Jakfruit comes loaded with Vitamin A, C, E, K, Niacin, Vitamin B6, Folate, Pantothenic acid, Copper, Manganese and Magnesium that are required for blood formation. This also increases your body’s capacity to absorb iron, thus preventing and curing anemia.

Regulates blood sugar levels

Jakfruit has a rich amount of this nutrient manganese and thus helps regulate blood sugar levels in the body.

Prevents bone loss

Jakfruit is rich in magnesium & calcium, which strengthens and promotes healthy bone.

Keeps thyroid healthy

Copper is vital for thyroid metabolism, especially for hormone production and absorption. Jakfruit is filled with this potent micro mineral and keeps your metabolism rate healthy.


Jakfruit has strong anti-ulcerative properties that can cure ulcers and many other digestive system disorders.


RECIPES MADE OUT OF JAKFRUIT  (furnished by Dr. Hapuarachchi)


For those who are impatient the fruit is plucked when tender. At this stage of its life, it is referred to as Polos. It is when the fruit is between the ages of 4 to 6 weeks on the tree. It is often cooked as a curry and is called a Polos Ambula. First the tender flesh is cut into cubes and is rubbed with a mixture of turmeric powder and goraka. The marinated Polos is then left for about an hour. Then tomato, green chilies, red onions, garlic and curry powder are placed in a pan and cooked in coconut milk with the Polos added until the mixture turns into thick gravy. Polos, once mashed, is used as filling for cutlets or is chopped to make a malluma.


When the fruit has reached the stage of being called Kos, the seed is removed and the jack is cut into thin strips and is boiled or steamed. It is then eaten with grated coconut and with a red or green chilli sambal for breakfast or for lunch.


A motley of finely chopped onions, pepper, turmeric, curry leaves, fenugreek, coconut milk and water are added along with the thinly cut Jakfruit to a pan and is cooked until well done. Ground mustard seeds and dry chilies are tempered and mixed in to the dish.


The seed is removed and the flesh is cut into small pieces and stir fried in oil together with small cut red chilli pieces, onions, curry leaves, rampe. It can even be deep fried, if preferred, cut into long pieces.


The seeds too have their culinary place. Boiled jack seeds are of great taste and nutritious value. It is one of the easier preparations as the seeds are boiled in water with a pinch of salt. The husk of the seed is removed and it is relished as a snack.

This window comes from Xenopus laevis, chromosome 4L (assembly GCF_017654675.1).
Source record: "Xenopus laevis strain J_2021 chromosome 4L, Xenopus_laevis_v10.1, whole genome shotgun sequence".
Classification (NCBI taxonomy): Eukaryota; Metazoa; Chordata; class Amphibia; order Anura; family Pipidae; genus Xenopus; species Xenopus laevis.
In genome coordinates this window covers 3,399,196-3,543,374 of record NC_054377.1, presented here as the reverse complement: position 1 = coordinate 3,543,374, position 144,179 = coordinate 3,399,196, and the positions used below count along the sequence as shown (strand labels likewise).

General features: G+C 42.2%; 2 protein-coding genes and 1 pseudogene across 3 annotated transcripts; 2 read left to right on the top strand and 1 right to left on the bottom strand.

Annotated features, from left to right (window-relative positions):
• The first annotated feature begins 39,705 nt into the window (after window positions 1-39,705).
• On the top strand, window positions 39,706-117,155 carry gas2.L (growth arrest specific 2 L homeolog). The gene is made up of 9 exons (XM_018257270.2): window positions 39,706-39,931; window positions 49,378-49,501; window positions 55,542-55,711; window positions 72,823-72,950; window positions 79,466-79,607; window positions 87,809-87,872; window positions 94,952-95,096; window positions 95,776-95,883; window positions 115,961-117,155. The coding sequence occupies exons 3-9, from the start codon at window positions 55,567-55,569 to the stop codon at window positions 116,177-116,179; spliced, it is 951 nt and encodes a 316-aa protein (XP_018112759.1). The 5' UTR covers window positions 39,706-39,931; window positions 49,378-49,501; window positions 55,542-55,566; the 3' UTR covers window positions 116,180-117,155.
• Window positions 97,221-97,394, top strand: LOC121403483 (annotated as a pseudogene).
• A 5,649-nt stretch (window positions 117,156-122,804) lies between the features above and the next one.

KALU POL MALUWA (Kalu Pol Kosseta)

The Kalu Pol Kosseta is another tasty jak dish made with the seeds. It is made by first grating part of a coconut and roasting it in a pan without either oil or water. Then once it has turned into a dark brown it should be ground and made to a paste with a touch of water to help it mix and then it is kept aside.

The balance of the grated coconut can be used to extract milk. The first extract, which is the thickest should be kept aside. The third extract, which will be the thinnest, is to be used to make the curry. Jack seeds should be cut and mixed with garlic, onions, roasted chili, pandan and curry leaves and should be made into a curry using the thin coconut milk. When the curry has reached its optimum level, the coconut paste mixed with the thick extract of coconut milk should be added to the jak seed curry and must be stirred well on a slow fire until it is reduced to darkish brown thick gravy, with the jack seeds tasting deliciously tender.


Jak seeds are also roasted on the BBQ grill to make a tasty snack. Once it is prepared, the husk is removed and the seed is relished. The heated coal gives it a smoky flavor that works well with a sprinkle of spices and salt.


The seeds are first half boiled. And then they are added to a pan of heated oil and fried with a mixture of turmeric, curry powder, curry leaves, crushed chilies, raw chili powder until golden brown. With a dash of salt and a few drops of lime, it will provide a crispy accompaniment to a meal.


For those who have the patience to wait for the fruit to ripen, the reward is a sweet delicacy beyond compare. It’s the Waraka, as the fruit is known when it has ripened. The flesh has turned a bright yellow. The taste has turned from starchy blandness to a rich honey tinged sugary flavor. And the smell has turned a sugary and fruity aroma. It is eaten straight from the fruit, and for extra bite, a liberal dose of pepper is added.